CARY, N.C. -- When Eric Angerer gets hit by a pitch, it's always good when it just grazes his jersey a little bit.
Those, he barely even notices before he trots down to first. Getting nicked in the back and the triceps isn't too bad, either. They might sting a little bit depending on the pitcher, but if it means getting on base and helping out his team, he'll take it.Of course, he would rather be the one doing the damage and hitting the ball with his bat. Yet since he was maybe 13 or so, getting hit by pitches has almost been a way of life for the native of Danville, Calif. He got pelted four times once during a high-school game in Cooperstown, N.Y., and it didn't stop once he got to college.
"It's all about me competing and helping my team win by finding a way to get on base," Angerer said. "I don't know how it started. If the ball came at me, I wouldn't move."
He was beaned by teammate Ryan O'Shea during an intrasquad game his freshman year, and he also took a 94 mph fastball on his leg this summer. Angerer doesn't remember the pitcher, but knows that he was "some big lefty" who signed with the Minnesota Twins after their weekend series.
Get hit as many times as Angerer has, and the details aren't important.
Last year at Chico State, Angerer was plunked 29 times. That's a single-season school record, and for his career, Angerer has a total of 44 HBPs to his painful credit. That's tops for not only his school, but the California Collegiate Athletic Association as well.
"It was a fun little run there," Angerer continued. "All my teammates and all the media would always say, 'Hey, you're getting close to this record.' It was more like I was just trying to help my team out and find a way on base.
"I was the leadoff hitter, and any way I could get on was my goal. The guys behind me were so good at what they did, basically if I got on, I almost would score every time it seemed like."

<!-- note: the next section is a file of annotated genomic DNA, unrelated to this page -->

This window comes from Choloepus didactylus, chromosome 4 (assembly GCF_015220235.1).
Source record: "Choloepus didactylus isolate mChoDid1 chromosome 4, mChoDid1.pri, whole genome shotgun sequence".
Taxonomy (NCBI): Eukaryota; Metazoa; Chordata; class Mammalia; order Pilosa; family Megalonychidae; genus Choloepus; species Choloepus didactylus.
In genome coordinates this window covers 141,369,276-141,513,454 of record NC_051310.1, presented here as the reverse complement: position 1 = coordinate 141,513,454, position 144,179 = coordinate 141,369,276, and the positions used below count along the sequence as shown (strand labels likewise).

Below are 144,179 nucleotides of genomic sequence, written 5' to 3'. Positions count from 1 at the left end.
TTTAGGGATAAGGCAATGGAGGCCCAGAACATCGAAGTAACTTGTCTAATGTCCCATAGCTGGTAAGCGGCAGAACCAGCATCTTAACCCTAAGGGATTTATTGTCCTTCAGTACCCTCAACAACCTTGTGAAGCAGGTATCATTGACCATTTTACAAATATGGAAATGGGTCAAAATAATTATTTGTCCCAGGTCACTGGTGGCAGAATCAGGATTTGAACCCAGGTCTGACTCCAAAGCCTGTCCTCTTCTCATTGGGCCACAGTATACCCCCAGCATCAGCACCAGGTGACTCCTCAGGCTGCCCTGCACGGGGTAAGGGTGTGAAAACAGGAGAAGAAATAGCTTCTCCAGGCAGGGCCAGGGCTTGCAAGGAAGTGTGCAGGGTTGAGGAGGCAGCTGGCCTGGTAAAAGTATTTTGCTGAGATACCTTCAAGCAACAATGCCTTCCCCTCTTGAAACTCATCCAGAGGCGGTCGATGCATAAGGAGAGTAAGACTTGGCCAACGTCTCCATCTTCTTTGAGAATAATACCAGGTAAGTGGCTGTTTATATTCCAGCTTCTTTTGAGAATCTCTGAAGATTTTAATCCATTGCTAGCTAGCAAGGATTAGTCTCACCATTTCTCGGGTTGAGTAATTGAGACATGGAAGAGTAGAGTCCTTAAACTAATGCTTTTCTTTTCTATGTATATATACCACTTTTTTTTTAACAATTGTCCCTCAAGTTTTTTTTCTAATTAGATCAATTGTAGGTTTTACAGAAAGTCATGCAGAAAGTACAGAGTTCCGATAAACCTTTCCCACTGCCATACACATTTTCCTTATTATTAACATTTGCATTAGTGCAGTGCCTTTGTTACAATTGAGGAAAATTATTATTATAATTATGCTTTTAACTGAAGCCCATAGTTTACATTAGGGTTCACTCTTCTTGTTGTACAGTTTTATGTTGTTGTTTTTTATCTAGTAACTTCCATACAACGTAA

When Angerer topped the conference mark, he received a note from former recorder-holder Andre Gomez, who played at Cal Poly Pomona in 1999 and 2000.
"As the former record holder, I understand that most casual observers won't look at the HBP record as a record to admire like they do home runs or RBIs," Gomez wrote. "But if you truly understand baseball, you know that every base runner counts and runners on base equals runs scored, and runs scored equals victories. In my personal opinion, if I didn't leave the field every day dirty and with a new bruise, I just didn't feel like I played that day."
Gomez ended the note, "from one grinder to another." And that's what Angerer is, a grinder. He can hit, obviously, to the tune of a .282 batting average this year. But if he can get hit, then that's fine, too.
Actually, Angerer has company on both the Wildcats roster and here in the DII World Series this week. He and teammate Cody Slader both have 15 HBPs in 2014, and Ruben Padilla is just one behind. Incredibly, all 17 players who had more than one at bat in 2014 were hit at least once.
Gordon Deacon had just five at-bats, and yep, he got hit, too.
Angerer trails no less than four other players here in the DII World Series this week in career HBPs - Patrick Grady of Lander, the current active leader with 76; Zach Gawrych and Connor Obrochta, both of Tampa, and Erik Lunde, also of Lander.
Each, though, has played 80 to 100 or so more games than Angerer. Wherever he might be on the list, Angerer going to do his best to get on base no matter how painful it might be.
"We joke about it," Angerer said with a laugh. "Our team mantra is we try to get 90 feet any way we can - getting hit, getting walked, reaching by error, getting a hit. It's more like a pride thing and buying into the program in what we do. It really shows with all those guys getting hit."